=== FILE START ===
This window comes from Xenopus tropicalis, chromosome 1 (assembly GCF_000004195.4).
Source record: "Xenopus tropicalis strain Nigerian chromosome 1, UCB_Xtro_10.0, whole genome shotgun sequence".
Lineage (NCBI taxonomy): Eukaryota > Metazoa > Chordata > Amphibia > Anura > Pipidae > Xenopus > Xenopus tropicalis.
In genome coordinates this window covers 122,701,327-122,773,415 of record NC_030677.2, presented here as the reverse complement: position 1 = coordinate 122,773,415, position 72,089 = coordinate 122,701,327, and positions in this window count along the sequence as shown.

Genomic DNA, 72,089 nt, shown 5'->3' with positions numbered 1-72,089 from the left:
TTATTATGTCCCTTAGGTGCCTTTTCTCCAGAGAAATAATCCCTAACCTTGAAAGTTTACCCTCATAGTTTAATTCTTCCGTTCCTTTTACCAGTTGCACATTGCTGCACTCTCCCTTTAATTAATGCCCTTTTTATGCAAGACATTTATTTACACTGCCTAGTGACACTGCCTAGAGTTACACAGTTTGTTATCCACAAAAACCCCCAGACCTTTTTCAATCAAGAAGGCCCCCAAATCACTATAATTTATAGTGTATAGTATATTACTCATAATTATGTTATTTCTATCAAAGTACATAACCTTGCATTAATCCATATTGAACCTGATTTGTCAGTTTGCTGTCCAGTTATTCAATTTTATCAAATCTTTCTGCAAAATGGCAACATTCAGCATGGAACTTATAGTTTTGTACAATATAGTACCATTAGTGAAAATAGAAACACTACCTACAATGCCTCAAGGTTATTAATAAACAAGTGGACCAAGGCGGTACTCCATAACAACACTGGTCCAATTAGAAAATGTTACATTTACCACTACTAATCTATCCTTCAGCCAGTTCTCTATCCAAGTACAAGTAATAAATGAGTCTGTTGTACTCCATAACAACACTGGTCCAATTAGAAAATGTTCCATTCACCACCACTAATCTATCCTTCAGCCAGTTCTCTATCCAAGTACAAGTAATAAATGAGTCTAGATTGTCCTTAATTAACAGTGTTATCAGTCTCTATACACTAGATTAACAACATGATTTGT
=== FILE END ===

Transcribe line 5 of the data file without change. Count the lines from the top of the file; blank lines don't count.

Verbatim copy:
Genomic DNA, 72,089 nt, shown 5'->3' with positions numbered 1-72,089 from the left: